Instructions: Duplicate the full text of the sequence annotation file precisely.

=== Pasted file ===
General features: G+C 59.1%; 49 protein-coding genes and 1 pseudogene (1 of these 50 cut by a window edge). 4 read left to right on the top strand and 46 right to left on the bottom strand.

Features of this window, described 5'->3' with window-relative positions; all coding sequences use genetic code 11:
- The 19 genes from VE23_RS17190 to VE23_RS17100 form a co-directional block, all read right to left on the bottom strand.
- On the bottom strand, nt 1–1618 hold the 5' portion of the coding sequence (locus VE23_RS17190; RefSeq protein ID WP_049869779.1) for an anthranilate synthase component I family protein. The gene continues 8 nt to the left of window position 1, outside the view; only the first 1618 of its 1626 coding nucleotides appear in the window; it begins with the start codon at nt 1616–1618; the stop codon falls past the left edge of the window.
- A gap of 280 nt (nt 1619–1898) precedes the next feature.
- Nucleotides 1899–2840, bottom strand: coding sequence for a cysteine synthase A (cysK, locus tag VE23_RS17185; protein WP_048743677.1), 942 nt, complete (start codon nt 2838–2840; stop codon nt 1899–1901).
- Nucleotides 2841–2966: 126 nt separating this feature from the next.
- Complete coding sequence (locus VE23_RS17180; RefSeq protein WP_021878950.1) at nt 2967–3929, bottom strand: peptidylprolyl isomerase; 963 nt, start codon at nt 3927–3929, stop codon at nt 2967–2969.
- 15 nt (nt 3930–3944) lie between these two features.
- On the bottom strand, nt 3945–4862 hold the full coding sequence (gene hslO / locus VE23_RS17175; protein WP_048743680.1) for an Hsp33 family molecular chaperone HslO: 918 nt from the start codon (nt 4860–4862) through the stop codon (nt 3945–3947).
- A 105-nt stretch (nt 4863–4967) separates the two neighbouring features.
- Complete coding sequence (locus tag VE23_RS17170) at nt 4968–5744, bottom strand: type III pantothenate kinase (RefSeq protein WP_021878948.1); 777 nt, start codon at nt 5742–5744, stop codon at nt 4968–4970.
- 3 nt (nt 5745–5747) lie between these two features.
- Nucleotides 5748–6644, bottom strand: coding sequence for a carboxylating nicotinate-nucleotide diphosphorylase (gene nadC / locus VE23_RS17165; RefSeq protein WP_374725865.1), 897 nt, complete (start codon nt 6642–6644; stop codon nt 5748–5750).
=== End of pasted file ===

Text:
General features: G+C 59.1%; 49 protein-coding genes and 1 pseudogene (1 of these 50 cut by a window edge). 4 read left to right on the top strand and 46 right to left on the bottom strand.

Features of this window, described 5'->3' with window-relative positions; all coding sequences use genetic code 11:
- The 19 genes from VE23_RS17190 to VE23_RS17100 form a co-directional block, all read right to left on the bottom strand.
- On the bottom strand, nt 1–1618 hold the 5' portion of the coding sequence (locus VE23_RS17190; RefSeq protein ID WP_049869779.1) for an anthranilate synthase component I family protein. The gene continues 8 nt to the left of window position 1, outside the view; only the first 1618 of its 1626 coding nucleotides appear in the window; it begins with the start codon at nt 1616–1618; the stop codon falls past the left edge of the window.
- A gap of 280 nt (nt 1619–1898) precedes the next feature.
- Nucleotides 1899–2840, bottom strand: coding sequence for a cysteine synthase A (cysK, locus tag VE23_RS17185; protein WP_048743677.1), 942 nt, complete (start codon nt 2838–2840; stop codon nt 1899–1901).
- Nucleotides 2841–2966: 126 nt separating this feature from the next.
- Complete coding sequence (locus VE23_RS17180; RefSeq protein WP_021878950.1) at nt 2967–3929, bottom strand: peptidylprolyl isomerase; 963 nt, start codon at nt 3927–3929, stop codon at nt 2967–2969.
- 15 nt (nt 3930–3944) lie between these two features.
- On the bottom strand, nt 3945–4862 hold the full coding sequence (gene hslO / locus VE23_RS17175; protein WP_048743680.1) for an Hsp33 family molecular chaperone HslO: 918 nt from the start codon (nt 4860–4862) through the stop codon (nt 3945–3947).
- A 105-nt stretch (nt 4863–4967) separates the two neighbouring features.
- Complete coding sequence (locus tag VE23_RS17170) at nt 4968–5744, bottom strand: type III pantothenate kinase (RefSeq protein WP_021878948.1); 777 nt, start codon at nt 5742–5744, stop codon at nt 4968–4970.
- 3 nt (nt 5745–5747) lie between these two features.
- Nucleotides 5748–6644, bottom strand: coding sequence for a carboxylating nicotinate-nucleotide diphosphorylase (gene nadC / locus VE23_RS17165; RefSeq protein WP_374725865.1), 897 nt, complete (start codon nt 6642–6644; stop codon nt 5748–5750).